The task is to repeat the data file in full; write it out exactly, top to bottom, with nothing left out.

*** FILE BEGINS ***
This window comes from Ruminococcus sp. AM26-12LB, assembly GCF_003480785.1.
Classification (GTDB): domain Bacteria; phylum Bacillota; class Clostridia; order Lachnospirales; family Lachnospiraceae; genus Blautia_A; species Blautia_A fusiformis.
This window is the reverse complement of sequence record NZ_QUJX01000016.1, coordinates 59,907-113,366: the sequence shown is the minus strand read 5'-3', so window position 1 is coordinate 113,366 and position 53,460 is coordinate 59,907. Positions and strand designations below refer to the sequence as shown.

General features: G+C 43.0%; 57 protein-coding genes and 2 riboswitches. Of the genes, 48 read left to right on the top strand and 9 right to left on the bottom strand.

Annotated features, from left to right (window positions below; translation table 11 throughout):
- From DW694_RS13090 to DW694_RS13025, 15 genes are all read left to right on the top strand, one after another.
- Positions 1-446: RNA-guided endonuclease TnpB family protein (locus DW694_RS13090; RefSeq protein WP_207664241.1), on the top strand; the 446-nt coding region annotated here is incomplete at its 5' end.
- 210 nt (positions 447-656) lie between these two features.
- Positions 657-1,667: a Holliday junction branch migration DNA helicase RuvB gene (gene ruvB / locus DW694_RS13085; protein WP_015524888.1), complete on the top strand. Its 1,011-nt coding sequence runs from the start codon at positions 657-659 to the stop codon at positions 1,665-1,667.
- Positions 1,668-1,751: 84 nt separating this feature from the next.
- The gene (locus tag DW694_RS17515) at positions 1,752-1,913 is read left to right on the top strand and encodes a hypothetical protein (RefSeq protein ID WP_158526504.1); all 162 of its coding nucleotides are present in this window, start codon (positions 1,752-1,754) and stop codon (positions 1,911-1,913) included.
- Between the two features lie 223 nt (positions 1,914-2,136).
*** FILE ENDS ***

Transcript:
This window comes from Ruminococcus sp. AM26-12LB, assembly GCF_003480785.1.
Classification (GTDB): domain Bacteria; phylum Bacillota; class Clostridia; order Lachnospirales; family Lachnospiraceae; genus Blautia_A; species Blautia_A fusiformis.
This window is the reverse complement of sequence record NZ_QUJX01000016.1, coordinates 59,907-113,366: the sequence shown is the minus strand read 5'-3', so window position 1 is coordinate 113,366 and position 53,460 is coordinate 59,907. Positions and strand designations below refer to the sequence as shown.

General features: G+C 43.0%; 57 protein-coding genes and 2 riboswitches. Of the genes, 48 read left to right on the top strand and 9 right to left on the bottom strand.

Annotated features, from left to right (window positions below; translation table 11 throughout):
- From DW694_RS13090 to DW694_RS13025, 15 genes are all read left to right on the top strand, one after another.
- Positions 1-446: RNA-guided endonuclease TnpB family protein (locus DW694_RS13090; RefSeq protein WP_207664241.1), on the top strand; the 446-nt coding region annotated here is incomplete at its 5' end.
- 210 nt (positions 447-656) lie between these two features.
- Positions 657-1,667: a Holliday junction branch migration DNA helicase RuvB gene (gene ruvB / locus DW694_RS13085; protein WP_015524888.1), complete on the top strand. Its 1,011-nt coding sequence runs from the start codon at positions 657-659 to the stop codon at positions 1,665-1,667.
- Positions 1,668-1,751: 84 nt separating this feature from the next.
- The gene (locus tag DW694_RS17515) at positions 1,752-1,913 is read left to right on the top strand and encodes a hypothetical protein (RefSeq protein ID WP_158526504.1); all 162 of its coding nucleotides are present in this window, start codon (positions 1,752-1,754) and stop codon (positions 1,911-1,913) included.
- Between the two features lie 223 nt (positions 1,914-2,136).